PG, mainly for complex ideas about the afterlife. The movie centers around death. While death doesn't exactly come across as traumatic, it does bring up a lot of questions, especially for kids. As a Catholic, there was a lot of prefacing and pausing involved, explaining that this is just a movie and someone's idea of what the afterlife would be like. There's a villain, but that villain is pretty tame. PG.
DIRECTORS: Pete Docter and Kemp Powers
I have a feeling I'm going to step in it with this one. One of my big goals this year is to work towards being anti-racist. (But the very nature of doing so is white knighting and stressing that "I'm one of the good ones".) I went into Soul with no expectations outside of being grateful that Disney+ was releasing a major studio release free on Disney+. (Well, not free, but you get what I'm going for.) So when I absolutely loved it, I was shocked to find out that there's some problematic portrayals going on in this movie. It's what happens when you read The Root far too often.
The first element I heard about was the de-Blacking of the main character. The protagonist, a Black male named Joe, may be fitting inside the comfort zone of a lot of white audiences. He's a jazz guy. That's apparently one of the acceptable versions of Black men that white America will accept. Okay, but he's also a really good dude. He's passionate about music and he encourages students to learn, despite worrying about being cool. From moment one, he's likable. But the first thing that happens to him is that he becomes a little blue guy. When Joe dies, he spends the afterlife as a mostly blue soul. He maintains some of his physical characteristics, but he otherwise is stripped of his cultural identity. In fact, I think he's mistaken for a white man on Earth when he slips through the cracks of the afterlife. (I'm genuinely shocked more people in this version of the afterlife haven't tried what Joe tried.)
So I get that element. I'm glad that Disney and Pixar kept a lot of the plot secret within the trailers because Joe's physical form comes back into play for a lot of the film. But then I read on io9, The Root's sister site, that perhaps Soul is the first Black movie made for white audiences. Well, I can't agree on that. I'm the unfortunate owner of Green Book, mainly because it wasn't available for rent before the Academy Awards. I'm not sure exactly what that means, but I do feel like I should be looking at myself harder because I absolutely dug Soul. The takeaway of all this is that I'm probably wrong, but I still have to do some more introspection to figure out why I'm wrong.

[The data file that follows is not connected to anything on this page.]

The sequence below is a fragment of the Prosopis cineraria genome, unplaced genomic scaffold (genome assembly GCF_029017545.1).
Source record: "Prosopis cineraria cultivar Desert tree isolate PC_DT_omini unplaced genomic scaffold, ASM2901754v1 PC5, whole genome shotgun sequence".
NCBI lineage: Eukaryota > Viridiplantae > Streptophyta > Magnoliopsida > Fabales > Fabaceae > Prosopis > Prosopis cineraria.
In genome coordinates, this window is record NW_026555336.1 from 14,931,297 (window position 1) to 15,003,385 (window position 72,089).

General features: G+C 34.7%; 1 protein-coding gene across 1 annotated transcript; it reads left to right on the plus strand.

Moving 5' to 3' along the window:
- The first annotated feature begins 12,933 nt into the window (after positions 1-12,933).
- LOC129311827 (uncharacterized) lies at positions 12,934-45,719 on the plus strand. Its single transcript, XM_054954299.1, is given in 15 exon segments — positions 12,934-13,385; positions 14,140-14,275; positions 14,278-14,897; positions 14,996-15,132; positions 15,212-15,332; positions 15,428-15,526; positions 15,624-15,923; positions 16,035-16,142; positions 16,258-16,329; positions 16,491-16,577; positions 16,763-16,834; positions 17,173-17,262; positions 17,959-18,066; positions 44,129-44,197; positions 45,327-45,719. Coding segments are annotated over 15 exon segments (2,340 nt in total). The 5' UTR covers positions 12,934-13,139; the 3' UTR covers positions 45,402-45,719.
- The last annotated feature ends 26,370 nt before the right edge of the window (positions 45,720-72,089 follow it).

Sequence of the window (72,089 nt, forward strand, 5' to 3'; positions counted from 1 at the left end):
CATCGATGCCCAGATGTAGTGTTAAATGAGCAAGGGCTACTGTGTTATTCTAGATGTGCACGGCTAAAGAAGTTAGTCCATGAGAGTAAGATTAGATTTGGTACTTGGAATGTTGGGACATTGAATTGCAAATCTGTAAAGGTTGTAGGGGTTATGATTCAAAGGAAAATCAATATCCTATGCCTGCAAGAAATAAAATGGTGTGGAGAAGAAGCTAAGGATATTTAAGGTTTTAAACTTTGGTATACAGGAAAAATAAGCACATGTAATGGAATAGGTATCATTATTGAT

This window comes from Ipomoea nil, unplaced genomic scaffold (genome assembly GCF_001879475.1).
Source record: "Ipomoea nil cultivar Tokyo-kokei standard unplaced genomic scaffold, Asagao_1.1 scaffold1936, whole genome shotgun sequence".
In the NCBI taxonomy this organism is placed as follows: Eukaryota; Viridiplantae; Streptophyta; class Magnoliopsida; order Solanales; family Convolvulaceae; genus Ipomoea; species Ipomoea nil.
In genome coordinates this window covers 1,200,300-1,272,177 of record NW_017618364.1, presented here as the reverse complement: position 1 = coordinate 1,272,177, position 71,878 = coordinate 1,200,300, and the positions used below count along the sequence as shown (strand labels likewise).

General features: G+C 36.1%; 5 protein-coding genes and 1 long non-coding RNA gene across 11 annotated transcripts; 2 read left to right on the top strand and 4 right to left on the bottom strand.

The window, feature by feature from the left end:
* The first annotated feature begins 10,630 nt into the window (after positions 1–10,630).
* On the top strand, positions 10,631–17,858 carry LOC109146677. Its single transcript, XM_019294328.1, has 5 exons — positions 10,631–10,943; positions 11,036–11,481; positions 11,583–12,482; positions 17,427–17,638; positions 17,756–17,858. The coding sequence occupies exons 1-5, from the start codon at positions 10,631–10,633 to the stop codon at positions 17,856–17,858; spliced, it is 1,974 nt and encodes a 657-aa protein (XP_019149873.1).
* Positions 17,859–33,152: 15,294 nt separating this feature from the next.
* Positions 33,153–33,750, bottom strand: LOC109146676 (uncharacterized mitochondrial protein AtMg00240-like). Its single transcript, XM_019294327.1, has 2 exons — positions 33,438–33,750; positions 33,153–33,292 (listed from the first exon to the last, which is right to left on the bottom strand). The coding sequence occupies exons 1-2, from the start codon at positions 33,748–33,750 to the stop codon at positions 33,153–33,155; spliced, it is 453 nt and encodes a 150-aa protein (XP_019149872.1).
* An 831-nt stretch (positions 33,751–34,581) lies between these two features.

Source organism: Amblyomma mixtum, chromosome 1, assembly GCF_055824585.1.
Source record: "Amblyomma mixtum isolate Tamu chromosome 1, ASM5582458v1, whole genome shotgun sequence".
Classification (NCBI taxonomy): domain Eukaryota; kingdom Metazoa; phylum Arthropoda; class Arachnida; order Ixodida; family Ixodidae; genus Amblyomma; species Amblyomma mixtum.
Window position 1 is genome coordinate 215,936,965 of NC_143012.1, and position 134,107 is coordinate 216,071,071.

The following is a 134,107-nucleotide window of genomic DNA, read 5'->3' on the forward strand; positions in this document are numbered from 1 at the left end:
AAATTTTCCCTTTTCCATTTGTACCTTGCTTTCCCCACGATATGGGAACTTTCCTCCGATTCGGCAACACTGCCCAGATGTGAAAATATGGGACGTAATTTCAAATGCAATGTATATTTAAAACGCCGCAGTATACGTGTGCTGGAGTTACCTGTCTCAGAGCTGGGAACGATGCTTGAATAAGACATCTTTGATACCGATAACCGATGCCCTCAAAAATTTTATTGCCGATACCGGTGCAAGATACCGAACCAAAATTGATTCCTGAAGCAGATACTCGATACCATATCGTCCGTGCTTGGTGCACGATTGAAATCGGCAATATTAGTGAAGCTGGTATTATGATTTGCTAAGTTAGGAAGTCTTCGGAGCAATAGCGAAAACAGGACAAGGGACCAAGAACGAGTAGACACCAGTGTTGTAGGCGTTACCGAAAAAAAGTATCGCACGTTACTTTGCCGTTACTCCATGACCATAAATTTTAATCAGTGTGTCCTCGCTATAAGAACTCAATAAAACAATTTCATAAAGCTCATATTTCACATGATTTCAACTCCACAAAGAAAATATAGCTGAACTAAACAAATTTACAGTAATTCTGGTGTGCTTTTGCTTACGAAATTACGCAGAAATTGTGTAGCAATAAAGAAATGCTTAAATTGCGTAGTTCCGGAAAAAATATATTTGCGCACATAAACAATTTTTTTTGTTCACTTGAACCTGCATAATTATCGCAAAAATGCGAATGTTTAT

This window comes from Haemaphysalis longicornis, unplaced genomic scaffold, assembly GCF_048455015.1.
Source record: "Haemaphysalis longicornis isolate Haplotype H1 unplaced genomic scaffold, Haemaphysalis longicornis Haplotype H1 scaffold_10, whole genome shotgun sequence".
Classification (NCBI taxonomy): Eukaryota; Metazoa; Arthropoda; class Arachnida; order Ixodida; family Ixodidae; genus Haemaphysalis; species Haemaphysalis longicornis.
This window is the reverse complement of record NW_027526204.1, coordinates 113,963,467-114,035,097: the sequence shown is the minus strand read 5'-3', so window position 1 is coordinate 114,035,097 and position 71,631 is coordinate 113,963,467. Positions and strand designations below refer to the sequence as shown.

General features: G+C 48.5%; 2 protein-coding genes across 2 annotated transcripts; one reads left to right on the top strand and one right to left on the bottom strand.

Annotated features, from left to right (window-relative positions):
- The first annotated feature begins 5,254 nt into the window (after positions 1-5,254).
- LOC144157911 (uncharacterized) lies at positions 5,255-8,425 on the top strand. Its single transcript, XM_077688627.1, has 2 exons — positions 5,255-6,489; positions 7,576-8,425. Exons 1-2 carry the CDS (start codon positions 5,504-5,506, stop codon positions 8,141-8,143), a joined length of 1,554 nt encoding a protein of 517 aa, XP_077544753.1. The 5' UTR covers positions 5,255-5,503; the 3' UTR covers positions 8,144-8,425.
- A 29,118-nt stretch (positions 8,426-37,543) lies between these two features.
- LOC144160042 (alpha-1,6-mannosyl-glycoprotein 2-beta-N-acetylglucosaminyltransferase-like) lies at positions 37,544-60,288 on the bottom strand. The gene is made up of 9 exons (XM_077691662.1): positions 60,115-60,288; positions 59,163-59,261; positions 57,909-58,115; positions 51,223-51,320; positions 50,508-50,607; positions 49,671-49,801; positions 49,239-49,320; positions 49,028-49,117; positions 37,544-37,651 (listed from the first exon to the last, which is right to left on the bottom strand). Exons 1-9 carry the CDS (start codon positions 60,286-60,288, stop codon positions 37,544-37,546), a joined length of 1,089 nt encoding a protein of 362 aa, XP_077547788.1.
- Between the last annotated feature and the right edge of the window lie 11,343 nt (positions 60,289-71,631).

But the thing that really sold Soul to me was the obsession with passion. There's a really complex relationship between purpose and passion in this movie and I kinda feel like I should watch it again so I can pick it apart. But Joe is such a compelling individual because he is absolutely absolutely ABSOLUTELY attached to his music. There's an early Twilight Zone episode where the main guy tricks Death into giving him more time on Earth under the guise that there's a passion project of his that needs completing. But that was all a ruse. While Joe likes his life, despite its failures and disappointments, there's this place he gets to --the Zone --that calls him time and again. He's about to land the great white whale when he dies. It's not a validity about the nature of life as a whole. He simply wanted to have that great moment for the rest of his life and he was denied that. It's pitiable and relatable.
And it is that moment that allows him to connect to 22. 22 completely lacks passion. She prides herself on thinking that everything is lame. This is where I jump on board the story as a high school teacher. Joe's a high school teacher who teaches his passion. I'm a high school teacher who nerds out on books and writing. I get the character. So when Joe shows 22 what his life is like, warts and all, and she gets what passion is all about, that's where I'm just agog. I know that it might be uncool to love Soul and now I kind of get that it might be problematic, but the message is so beautiful. There's something great there and anything problematic, while it should have been avoided, was unintentional. Joe is such a great protagonist. He's SUCH a great protagonist. He's not the best guy in the world, but he's inspirational in his own way. And it is from someone else's eyes that he discovers the greatness that Earth has to offer.
Music becomes something bigger than just noise in this movie. There's a scene that is mostly played for a laugh, but I completely relate to. There is nothing more vulnerable than sharing the great things in life with someone else. There's a scene where 22 experiences pizza for the first time through Joe and it is so heartwarming and hilarious at the same time. I love that 22 wants to hate the pizza. That's a moment that I think happens far too often. But the fact that 22 starts pocketing the little things in life that Joe completely ignores is almost a better story about our passions in life. Yeah, Joe sees the passion of playing the piano and playing the piano well, but there's this stain on that whole passion because it is something that he always has to work towards. Yeah, 22 is kind of a butt, but 22 is necessary to notice the little things in life.
I adored this movie. I'm somewhat apologetic for it because I'm starting to get why it can really bother people. There's always this push to be better as people and I'm going to celebrate when we get it right. But Soul, when it is focusing on the important elements of storytelling, really soars. I don't think I've had such a happy surprise for a while and I loved-loved-loved it.
Film is great. It can challenge us. It can entertain us. It can puzzle us. It can awaken us.
Mr. H has watched an upsetting amount of movies. They bring him a level of joy that few things have achieved.